Broadband has become widely available and 5G is up and running in many countries, meaning more and more people have access to the internet via different platforms. With good quality internet connections either at home or via mobile connections, consumer behaviour has changed rapidly.
Viewing time has increased rapidly over the last few years and advertisers were sure to quickly follow.
According to a report from Cisco in 2018, consumer internet video traffic will grow 4.3-fold from 2017 to 2022. In the same report, Cisco predicts that internet video traffic will be 82% of all consumer internet traffic.
But with over three billion people in lockdown in 2020 and 2021, screen time increased exponentially and screen time, including time watching videos and playing video games, has grown dramatically. In 2021, global video ad spending came in at just over $81 billion, almost doubling from 2019 when digital video spending reached $45 billion.
Although the world is opening up again and, in many areas, consumers can go about their daily life outside, they are still embracing their digital life. As a result, there has been a strong growth curve that predicts a healthy future for mobile ad spending and digital advertising.
Consumers continue to spend more time online, shifting most consumer attention between mobile apps and streaming services.
Is the global ad spend bubble going to burst?
At the beginning of 2022, it was hard to predict how current inflation, the global political situation and a rise in the cost of living globally will affect the economy and future ad spending. eMarketer already predicts that the strong growth curve will cool off in the coming years.
What we can certainly predict is that traditional linear TV ad revenue will continue to fall. According to Deloitte Insights, the traditional TV broadcaster's share of viewing hours among UK consumers will fall to 53% in 2022 and 49% in 2023.
Advertisers know where and how to find their consumers. They also know that video ads are effective since they catch the viewer’s attention with movement and sound and video has become a vital part of their marketing strategy.
The growth of streaming services
Netflix, Amazon, Hulu and Disney+ are dominating the market. The adoption of streaming services has accelerated during global lockdowns. In 2020 the market for streaming services grew by a sharp 37%, according to Screenrant.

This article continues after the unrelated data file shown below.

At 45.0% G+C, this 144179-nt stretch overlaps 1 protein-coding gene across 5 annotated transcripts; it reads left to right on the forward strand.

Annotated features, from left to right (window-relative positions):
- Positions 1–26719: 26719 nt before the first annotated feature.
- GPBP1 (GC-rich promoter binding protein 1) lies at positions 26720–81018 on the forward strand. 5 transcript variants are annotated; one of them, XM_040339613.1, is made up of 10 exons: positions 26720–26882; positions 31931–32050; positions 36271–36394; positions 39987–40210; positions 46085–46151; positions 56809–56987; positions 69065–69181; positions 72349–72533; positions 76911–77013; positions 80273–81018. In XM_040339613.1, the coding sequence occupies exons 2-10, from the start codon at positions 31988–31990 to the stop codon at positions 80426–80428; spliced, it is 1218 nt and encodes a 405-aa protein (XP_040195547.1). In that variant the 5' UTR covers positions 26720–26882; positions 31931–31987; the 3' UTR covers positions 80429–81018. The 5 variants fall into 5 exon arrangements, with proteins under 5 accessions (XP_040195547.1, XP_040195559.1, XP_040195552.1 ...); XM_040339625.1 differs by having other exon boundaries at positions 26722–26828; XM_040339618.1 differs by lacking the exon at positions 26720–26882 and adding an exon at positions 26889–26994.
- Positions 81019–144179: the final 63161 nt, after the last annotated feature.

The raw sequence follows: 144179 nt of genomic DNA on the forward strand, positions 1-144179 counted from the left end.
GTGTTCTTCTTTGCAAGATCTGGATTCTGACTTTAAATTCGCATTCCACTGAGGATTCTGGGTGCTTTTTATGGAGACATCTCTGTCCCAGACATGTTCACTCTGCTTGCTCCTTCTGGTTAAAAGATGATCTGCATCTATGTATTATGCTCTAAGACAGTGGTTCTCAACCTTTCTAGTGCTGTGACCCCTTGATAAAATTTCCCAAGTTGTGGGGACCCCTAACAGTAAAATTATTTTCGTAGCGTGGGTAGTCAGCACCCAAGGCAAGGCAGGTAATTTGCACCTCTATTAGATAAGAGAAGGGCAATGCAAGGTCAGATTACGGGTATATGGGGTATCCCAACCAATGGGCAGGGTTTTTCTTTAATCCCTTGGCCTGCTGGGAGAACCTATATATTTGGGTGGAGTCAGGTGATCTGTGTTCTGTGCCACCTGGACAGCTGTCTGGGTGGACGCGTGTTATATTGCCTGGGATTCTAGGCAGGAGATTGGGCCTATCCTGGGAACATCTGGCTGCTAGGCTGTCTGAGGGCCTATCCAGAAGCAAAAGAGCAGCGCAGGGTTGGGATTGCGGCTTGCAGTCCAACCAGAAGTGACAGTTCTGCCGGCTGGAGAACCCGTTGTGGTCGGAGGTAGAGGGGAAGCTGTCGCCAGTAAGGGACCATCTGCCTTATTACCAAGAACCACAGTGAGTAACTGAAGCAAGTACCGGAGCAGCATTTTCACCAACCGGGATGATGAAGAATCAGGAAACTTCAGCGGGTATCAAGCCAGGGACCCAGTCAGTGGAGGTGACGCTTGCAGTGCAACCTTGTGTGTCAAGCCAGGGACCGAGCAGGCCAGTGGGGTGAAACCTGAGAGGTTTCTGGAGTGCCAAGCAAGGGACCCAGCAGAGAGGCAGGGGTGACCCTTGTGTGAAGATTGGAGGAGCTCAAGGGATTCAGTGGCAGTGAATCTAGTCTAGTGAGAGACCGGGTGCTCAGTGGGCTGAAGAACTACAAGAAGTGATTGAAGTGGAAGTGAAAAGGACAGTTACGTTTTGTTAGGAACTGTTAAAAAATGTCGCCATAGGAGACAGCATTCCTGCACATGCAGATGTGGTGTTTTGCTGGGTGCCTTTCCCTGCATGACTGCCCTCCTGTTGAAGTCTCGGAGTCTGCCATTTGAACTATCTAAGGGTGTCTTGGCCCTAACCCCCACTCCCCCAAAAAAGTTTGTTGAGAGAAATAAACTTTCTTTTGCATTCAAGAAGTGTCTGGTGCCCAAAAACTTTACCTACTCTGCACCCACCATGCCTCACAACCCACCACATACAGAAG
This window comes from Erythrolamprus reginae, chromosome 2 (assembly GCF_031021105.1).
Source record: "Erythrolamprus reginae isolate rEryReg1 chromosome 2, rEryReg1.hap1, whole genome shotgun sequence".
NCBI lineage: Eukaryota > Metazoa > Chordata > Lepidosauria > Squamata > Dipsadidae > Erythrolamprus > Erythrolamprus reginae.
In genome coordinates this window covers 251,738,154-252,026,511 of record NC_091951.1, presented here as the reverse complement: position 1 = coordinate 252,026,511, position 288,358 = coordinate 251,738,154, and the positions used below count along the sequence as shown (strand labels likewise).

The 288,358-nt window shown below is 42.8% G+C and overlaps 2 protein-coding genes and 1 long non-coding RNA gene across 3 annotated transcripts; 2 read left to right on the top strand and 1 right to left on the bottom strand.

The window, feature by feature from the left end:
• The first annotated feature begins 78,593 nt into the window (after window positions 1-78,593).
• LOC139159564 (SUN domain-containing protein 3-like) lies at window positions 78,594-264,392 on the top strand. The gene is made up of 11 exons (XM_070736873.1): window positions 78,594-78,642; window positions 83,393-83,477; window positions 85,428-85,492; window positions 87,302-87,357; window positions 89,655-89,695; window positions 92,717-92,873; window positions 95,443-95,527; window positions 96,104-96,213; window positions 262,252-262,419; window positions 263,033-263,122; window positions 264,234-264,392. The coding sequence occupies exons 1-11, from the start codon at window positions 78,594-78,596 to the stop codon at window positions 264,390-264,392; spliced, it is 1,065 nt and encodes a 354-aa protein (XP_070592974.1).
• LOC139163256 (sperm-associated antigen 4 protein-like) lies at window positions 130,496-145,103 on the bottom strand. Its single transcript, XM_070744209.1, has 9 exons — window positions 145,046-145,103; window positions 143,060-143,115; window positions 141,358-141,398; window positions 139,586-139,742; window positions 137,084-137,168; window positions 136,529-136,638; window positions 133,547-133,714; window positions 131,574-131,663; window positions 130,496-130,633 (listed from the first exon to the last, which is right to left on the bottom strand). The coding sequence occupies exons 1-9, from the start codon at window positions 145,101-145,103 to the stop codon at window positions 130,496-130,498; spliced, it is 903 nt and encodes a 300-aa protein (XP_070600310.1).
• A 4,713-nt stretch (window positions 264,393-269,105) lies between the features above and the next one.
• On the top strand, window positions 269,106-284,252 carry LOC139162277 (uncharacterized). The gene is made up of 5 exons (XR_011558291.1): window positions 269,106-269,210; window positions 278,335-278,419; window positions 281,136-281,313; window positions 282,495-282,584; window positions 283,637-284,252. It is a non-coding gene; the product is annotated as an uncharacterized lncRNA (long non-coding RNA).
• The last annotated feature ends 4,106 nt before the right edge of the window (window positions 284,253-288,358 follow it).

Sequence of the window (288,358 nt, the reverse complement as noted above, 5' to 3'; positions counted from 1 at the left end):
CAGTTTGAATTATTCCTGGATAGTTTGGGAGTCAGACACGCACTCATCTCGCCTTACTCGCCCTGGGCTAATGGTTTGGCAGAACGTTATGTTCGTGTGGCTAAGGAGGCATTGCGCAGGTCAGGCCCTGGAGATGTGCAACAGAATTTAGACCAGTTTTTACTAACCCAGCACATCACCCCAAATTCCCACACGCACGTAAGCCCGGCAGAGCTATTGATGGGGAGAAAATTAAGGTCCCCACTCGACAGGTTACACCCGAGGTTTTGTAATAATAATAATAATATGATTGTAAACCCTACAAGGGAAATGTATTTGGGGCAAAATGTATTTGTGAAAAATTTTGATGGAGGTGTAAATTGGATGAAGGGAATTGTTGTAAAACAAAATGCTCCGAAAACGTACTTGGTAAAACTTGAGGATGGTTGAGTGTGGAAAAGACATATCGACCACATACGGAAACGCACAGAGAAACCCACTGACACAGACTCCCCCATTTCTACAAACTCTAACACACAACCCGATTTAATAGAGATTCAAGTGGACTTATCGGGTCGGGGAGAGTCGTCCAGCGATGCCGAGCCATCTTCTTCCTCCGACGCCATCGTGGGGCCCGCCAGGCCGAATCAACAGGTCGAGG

There was a large increase in paid subscribers during 2020 and 2021. Based on the latest data from JustWatch, Netflix is still the leading subscription video on demand (SVOD) service in the US with 25% market share, followed by Amazon Prime with 19% market share and Disney+ and Hulu catching up with 13% of the market share. Apple TV+ is still trying to catch up with only 5% of the market share.
The latest research from BARB, the UK’s TV audience measurement currency, the number of UK households with two or more SVOD services rose to 43.3% in Q4 2021.
But is this trend sustainable?
We saw the trend of consumers switching from linear TV to paid TV and then SVOD services. With more streaming services offering original content, consumers have a lot of choices. But they also must make a choice with their pocket when choosing their streaming bundles.
When looking at surveys on why consumers have canceled an SVOD service, the cost was the highest factor.
Advertising-based video on demand (AVOD) is on the rise.
Hulu has already proven that an ad-supported streaming service can be successful. Disney+ has announced that it will launch a cheaper, ad-supported service later this year. Now even Netflix, who only recently said an advertising-funded model is not on its plans, has changed its mind.
In the UK, ITV is launching ITVX later this year. Its new streaming service is the UK’s answer to the global trend of offering ad-supported streaming services.
ITVX will be the first streaming service in the UK to offer viewers the flexibility to access free content with ads and an ad-free paid subscription, all in one place. Currently, ITV Hub offers approximately 4,000 hours of content. At launch, ITVX will have 15,000 hours of content.
This trend for new advertising-based video on demand (AVOD) services will certainly continue in the coming years. It’s almost like the perfect storm for the rise in AVOD services as consumers have to cut down on spending to cover increasing energy bills in the coming years.
With the increase in AVOD, digital video ad spending will not only take a cut from digital ad spending, but it will also continue to cut into linear TV ad budgets.
What are viewer expectations?